Islam is a religion of peace and many verses of the Quran vouch for this. Muslims are only allowed to wage war under special circumstances such as it should be for a justified cause and only done as a last resort. In Islam, even in warfare, strict rules must be followed to safeguard the innocent and keep the peace.
The Quran calls its way ‘… the ways of peace …’ (Quran 5:16). It describes reconciliation as the best policy (4:128), and proclaims that Allah abhors any disturbance of peace (2:205). However, war is a reality and Islam recognizes that but puts conditions on for it to be justified.
When is war justified in Islam?
Muslims should seek ways to maintain peace and are only allowed to wage war under special circumstances and the Quran points them out including it should be for a justified cause and only done as a last resort. In Islam, even in warfare, strict rules must be followed to safeguard the innocent
Quran verses about peace
Across the globe, there is everything but peace. Whether within our lives or our communities, there is everything but peace. Our Creator calls Himself As-Salam, within whose meaning is the source of peace, the giver of peace, the owner of peace. If we, as Muslims are to submit to the Maker, we should have at least the first level of peace, being within ourselves.
Importance of peace in Islam
The word peace is mentioned more than 40 times in the Quran. In order to be at peace with myself, we need to ask ‘Where did I come from? With the recognition of the Maker, you gain that internal peace.
For example, everyone knows for a fact that before we came into this world, we were in our mothers’ wombs, yet we don’t remember it. We rely on other people telling us or showing us this fact. In a similar way, Our Creator has sent Messengers to inform us about where we were before that period, i.e. with Him.
And they also informed us of our return to Him after we die. Understand this part, then you will want to learn about what He wants from us and try your best to do it and this is where the peace starts. It then extends to those close to you and branches out to your extended family, your neighbours and ultimately to society at large. Islam looks at peace from within and without.
Let’s look at some remarks about Islam in terms of why would a religion that we say promotes peace would have any relations to war. This is a common question because most people think that war and religion are two different entities.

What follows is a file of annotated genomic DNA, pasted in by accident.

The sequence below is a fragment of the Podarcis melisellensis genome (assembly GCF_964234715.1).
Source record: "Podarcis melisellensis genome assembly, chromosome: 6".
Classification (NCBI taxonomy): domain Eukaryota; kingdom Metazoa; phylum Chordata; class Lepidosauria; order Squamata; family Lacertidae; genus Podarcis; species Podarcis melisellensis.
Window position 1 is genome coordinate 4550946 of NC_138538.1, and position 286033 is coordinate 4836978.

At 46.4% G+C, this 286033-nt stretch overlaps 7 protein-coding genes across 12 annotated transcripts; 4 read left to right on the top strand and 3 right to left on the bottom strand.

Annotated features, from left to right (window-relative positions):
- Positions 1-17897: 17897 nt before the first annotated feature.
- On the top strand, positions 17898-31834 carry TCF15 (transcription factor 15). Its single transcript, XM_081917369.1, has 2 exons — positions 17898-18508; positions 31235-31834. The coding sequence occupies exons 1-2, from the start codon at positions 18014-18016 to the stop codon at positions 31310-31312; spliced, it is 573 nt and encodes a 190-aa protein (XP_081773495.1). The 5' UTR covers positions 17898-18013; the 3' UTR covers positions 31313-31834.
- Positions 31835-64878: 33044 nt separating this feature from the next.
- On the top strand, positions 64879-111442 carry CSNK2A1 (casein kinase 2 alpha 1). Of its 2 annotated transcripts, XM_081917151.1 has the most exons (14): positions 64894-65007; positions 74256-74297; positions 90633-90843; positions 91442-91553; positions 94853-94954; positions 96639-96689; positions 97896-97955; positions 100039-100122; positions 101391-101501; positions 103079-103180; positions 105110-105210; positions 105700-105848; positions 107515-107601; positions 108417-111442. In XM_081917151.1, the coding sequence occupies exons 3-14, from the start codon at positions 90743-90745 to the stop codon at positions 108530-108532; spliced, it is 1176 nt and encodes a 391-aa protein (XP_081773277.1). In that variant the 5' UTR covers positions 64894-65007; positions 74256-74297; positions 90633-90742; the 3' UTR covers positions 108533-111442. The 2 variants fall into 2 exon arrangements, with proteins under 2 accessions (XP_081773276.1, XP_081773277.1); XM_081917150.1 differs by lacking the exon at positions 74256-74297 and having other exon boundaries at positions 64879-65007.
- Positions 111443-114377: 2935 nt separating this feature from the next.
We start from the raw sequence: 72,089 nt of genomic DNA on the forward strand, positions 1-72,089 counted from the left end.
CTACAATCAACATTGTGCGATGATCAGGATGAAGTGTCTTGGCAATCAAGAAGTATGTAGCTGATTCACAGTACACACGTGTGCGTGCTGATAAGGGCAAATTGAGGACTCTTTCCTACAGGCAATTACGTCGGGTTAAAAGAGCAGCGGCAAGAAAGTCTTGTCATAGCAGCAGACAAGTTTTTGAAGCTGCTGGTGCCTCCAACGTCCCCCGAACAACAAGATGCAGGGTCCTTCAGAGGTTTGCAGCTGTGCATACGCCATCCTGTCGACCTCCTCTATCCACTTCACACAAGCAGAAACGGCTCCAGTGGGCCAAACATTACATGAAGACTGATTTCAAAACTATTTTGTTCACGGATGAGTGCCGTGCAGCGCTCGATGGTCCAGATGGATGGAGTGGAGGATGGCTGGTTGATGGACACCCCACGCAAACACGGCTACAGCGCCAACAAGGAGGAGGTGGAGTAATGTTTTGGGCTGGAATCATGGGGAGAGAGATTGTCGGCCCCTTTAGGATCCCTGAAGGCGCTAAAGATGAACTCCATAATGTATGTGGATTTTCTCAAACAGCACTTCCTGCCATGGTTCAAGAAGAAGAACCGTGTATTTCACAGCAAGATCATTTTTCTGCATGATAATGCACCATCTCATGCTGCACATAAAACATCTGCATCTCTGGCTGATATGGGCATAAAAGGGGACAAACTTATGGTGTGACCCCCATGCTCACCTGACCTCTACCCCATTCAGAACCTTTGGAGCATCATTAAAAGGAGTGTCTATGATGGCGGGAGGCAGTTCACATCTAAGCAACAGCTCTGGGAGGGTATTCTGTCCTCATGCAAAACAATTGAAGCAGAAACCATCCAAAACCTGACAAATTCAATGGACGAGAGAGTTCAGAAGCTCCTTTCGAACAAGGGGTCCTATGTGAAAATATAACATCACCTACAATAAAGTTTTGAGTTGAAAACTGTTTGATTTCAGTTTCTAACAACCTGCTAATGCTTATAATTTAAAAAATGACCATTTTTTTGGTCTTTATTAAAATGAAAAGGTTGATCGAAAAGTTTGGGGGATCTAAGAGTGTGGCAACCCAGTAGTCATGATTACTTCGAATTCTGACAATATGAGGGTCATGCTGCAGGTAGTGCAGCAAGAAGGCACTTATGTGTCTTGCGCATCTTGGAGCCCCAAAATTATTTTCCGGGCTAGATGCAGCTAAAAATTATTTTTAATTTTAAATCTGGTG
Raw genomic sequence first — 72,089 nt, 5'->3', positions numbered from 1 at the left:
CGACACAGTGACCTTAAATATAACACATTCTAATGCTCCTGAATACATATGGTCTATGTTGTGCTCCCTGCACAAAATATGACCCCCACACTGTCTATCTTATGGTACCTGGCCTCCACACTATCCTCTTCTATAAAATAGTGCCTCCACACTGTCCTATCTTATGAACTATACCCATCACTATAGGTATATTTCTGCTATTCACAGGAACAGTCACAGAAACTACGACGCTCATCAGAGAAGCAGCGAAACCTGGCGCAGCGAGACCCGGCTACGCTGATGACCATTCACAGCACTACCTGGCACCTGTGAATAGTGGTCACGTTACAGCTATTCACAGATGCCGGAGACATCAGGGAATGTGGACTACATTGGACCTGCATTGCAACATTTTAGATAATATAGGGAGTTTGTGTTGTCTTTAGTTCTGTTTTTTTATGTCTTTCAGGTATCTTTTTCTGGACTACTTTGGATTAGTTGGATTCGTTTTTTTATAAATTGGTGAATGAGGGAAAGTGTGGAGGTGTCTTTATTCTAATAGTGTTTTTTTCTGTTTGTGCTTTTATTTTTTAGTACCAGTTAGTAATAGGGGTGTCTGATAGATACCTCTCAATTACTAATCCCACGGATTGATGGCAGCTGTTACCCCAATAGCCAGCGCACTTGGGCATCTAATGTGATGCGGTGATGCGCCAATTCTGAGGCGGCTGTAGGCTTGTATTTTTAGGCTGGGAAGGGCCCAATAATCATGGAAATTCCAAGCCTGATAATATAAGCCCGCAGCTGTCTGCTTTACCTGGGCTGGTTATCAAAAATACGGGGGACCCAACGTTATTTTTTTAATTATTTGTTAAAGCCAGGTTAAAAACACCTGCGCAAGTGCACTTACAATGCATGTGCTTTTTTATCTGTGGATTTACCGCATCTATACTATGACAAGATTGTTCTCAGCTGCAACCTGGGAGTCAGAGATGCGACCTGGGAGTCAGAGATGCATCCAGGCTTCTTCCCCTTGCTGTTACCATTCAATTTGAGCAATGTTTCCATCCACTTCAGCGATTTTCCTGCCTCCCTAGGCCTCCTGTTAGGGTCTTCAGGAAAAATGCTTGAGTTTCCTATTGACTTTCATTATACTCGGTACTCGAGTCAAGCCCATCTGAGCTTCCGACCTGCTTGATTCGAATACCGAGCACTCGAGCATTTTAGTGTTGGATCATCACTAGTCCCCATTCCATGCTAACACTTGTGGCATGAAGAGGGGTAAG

But even in previous scriptures, there is a mention in almost every major religion of sometimes there being a need to go to war as a necessity. War is a reality that needs to be dealt with, although as a last resort and this is not unique to Islam. History shows that being completely passive in the face of injustice and oppression leads to further loss.
Reasons for going into war
So how do you identify a situation where war becomes justified? From a religious point of view this is extremely important as you would want to do something that is pleasing to God when it is necessary to go to war. There are some stipulations to this:
- War should only be launched by a proper authority.
‘O you who have believed, obey Allah and obey the Messenger and those in authority among you…’
- It should also be for a just cause.
‘Permission [to fight] has been given to those who are being fought, because they were wronged…’
- The action should be proportional without being excessive.
‘Fight in the way of Allah those who fight you but do not transgress. Indeed. Allah does not like transgressors.’
‘And if you punish [an enemy, O believers], punish with an equivalent of that with which you were harmed. But if you are patient – it is better for those who are patient.’
- There also needs to be a reasonable hope for success.
- It has to start with the right intention.
- It should only be done as a last resort.
What do the scriptures say about warfare?
It is important to be clear about the scriptural foundations for our actions. Many people call for peace and some do so on the basis of their scriptures. But do all scriptures measure up to our modern high expectations of world peace? Some scriptures are in conflict within themselves where one part of the scripture promotes peace while another verse or passage is being extremely violent and this has been noticed in the study of scriptures of the world’s religions.